Sci-Fi Geek-a-Thon

I’m not going to run away from the fact that I really enjoy science fiction. Mostly, I like science fiction movies, but there are a number of novels I enjoy, too.

So, you may have seen that Blade Runner has been re-re-released, and this time it’s the director’s cut that Ridley Scott wanted us to see back in 1982 — but the studio said “Um, no” because it was too hard to follow. If you saw Blade Runner in the movie theaters in 1982 (or rented the film when it was finally released on VHS in the mid 80s), you saw a version that had narration by Harrison Ford’s character “Rick Deckard.” This narration was inserted into the final cut so audiences could figure out what the hell was going on. Because this is one of my favorite films, I’ve read quite a few books on the making of it, and it turns out that Harrison Ford purposefully did a horrible job on the narration so the movie company wouldn’t use it. I guess he didn’t know about the lack of artistic pride The Suits in the movie industry have, so like the weasels they are, they used the crappy narration, tacked on a “happy ending, “and used footage from the opening sequence of The Shinning as a visual pad for the end narration.

Because most movie audiences don’t really know the back story on the making of certain films, they just kind of accept the theatrical release as the version the director intended. In the 90s, there were two versions of Blade Runner that were billed as “director’s cuts.” One had limited narration, the other had omitted the narration and inserted a “dream sequence” that suggested Deckard was a replicant and not human. There were other minor differences in the versions released, but, like I said, now we finally get the one that Ridley Scott wanted us to see in 1982.

How different was it from the releases in the 90s? Not much. As far as I could tell, some of the violent scenes had been stretched out (notably the death of Daryl Hannah’s character “Pris,” and that of “Tyrell.” ) But the biggest treat was the quality of the print and the sound. The images were very clear, the sound was also crisp and mastered with the right amount of punch and softness. Also, it seemed some of the exterior shots were given a bit of 2007 CGI gloss. Given the number of iterations this film has gone through, to finally have a clean copy is a treat for those of us film snobs who suffered through the lousy versions of the 80s and 90s.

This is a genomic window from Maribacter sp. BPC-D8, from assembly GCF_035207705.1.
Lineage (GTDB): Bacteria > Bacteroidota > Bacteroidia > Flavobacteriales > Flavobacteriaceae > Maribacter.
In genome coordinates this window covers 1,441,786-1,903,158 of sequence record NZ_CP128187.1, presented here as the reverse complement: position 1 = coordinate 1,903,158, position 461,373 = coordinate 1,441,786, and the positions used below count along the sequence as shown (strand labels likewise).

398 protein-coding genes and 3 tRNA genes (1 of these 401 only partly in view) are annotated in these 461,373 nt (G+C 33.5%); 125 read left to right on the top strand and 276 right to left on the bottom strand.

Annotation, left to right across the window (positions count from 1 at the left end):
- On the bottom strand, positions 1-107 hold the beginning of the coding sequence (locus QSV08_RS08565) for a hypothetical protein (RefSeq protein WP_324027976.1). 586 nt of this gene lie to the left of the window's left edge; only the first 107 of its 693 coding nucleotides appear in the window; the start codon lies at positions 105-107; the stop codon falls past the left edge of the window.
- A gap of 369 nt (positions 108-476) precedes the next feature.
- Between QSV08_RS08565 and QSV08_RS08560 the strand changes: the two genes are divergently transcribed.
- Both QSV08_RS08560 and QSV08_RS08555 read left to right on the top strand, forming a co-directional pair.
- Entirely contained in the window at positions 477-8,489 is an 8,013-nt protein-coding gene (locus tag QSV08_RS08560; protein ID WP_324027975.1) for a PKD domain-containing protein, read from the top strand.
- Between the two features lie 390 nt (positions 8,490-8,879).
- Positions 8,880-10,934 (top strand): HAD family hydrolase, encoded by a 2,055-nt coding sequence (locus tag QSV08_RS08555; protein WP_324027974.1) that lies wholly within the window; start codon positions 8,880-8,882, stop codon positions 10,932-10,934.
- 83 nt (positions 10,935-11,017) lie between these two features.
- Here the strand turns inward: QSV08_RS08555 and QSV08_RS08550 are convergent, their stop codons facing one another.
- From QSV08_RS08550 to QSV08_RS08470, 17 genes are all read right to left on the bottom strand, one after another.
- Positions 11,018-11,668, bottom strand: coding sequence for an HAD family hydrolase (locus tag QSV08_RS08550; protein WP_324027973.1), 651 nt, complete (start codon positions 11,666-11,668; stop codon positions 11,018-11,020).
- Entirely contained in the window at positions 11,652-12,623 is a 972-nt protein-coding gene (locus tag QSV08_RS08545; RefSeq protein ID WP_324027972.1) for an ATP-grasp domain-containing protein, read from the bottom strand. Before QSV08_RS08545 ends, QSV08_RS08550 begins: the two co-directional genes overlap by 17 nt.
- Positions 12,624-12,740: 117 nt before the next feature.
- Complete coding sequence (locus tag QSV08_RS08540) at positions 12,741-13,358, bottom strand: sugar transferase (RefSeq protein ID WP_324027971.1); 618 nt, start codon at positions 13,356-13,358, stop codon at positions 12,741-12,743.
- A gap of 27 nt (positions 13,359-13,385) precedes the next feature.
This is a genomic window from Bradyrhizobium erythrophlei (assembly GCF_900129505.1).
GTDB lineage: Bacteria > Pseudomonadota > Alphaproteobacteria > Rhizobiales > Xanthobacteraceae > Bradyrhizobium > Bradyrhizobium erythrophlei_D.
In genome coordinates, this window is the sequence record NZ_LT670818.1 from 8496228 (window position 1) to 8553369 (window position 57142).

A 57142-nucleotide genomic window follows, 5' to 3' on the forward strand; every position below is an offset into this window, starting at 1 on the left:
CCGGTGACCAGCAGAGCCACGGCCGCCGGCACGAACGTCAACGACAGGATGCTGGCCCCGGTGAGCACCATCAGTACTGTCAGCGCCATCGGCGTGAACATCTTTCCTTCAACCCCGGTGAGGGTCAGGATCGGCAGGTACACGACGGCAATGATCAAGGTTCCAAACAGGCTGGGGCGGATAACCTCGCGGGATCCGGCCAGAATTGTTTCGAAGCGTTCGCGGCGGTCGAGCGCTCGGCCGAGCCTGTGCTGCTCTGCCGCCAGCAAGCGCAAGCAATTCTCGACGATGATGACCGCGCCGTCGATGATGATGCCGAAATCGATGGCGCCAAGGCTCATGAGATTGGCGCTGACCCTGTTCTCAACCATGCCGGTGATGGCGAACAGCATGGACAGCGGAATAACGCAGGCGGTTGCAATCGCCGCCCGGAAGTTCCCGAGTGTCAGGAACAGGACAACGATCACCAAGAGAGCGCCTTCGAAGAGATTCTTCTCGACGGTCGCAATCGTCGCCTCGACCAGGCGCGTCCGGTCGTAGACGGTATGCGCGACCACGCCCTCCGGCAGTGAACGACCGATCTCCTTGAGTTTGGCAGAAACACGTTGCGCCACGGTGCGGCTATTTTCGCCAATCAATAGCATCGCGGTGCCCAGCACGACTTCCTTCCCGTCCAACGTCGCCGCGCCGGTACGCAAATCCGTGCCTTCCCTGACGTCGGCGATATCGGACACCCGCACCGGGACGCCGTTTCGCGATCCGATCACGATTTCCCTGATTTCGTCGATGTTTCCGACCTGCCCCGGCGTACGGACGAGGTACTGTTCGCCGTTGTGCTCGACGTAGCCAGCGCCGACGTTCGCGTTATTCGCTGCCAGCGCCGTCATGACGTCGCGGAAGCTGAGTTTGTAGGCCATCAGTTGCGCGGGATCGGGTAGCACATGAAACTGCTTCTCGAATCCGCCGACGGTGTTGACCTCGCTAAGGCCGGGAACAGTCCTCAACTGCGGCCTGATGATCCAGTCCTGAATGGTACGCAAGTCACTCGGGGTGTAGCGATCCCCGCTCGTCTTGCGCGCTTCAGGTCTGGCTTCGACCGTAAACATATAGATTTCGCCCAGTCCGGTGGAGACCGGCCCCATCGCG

We went to see the film in Oakland (at the Grand Lake Theater). It’s an old stage theater converted into a movie theater and it lives up to its name (i.e., “Grand”). It has a pretty big screen and a decent sound system that isn’t EQ-ed so the higher frequencies dominate the sound mix. This all sounds kind of geeky (and it is), but sound quality where the highs, midrange, and lows are equalized in such a way that it’s pleasant to the ears is one of the things I pay attention to when going to the movies. Most cineplexes don’t EQ the sound of the film very well, and set the volume at sometimes deafening levels causing me to wince at times. But The Grand Lake seems to have people who care about how a film looks and sounds. So, it was a luxury to sit in a movie theater and hear a film sound and look great. What can I say, I’m a geek.

Pics of going to see Blade Runner…

Maya and Julie across from the theater.

At the Oakland Farmers Market there was a jumpy slide that deflated. I commented to Julie that in the movie Logan’s Run, the old man says “Nothing sadder than a dead fish.” To which I added, “…except a dead, deflated jumpy slide.”

And you gotta love the people at the Grand Lake for wearing their politics on their marquee:

And then after the movie, dinner, and dog walkies, we popped in a DVD and watched BSG (i.e., Battlestar Galactica) the miniseries because both Blade Runner and BSG have Edward James Olmos.

 

And because I want so very much to draw you into my geek orbit, I offer you a couple of downloads. One is not easy to find. It’s the original opening title sequence from a Blade Runner soundtrack a bootleg that was circulating in the early 90s. It’s from a cassette copy, but the quality is pretty good.

(Download) Vangelis “Main Titles” from Blade Runner

And this next one is widely available because it’s from the Battlestar Galactica Season 2 soundtrack. What I like about this selection is the Jimmy Page sounding guitars with the middle eastern flavors that’s pretty much a rip off of “Kashmir”

(Download) “Black Market” Bear McCreary from Battlestar Galactica

Get ur geek on!

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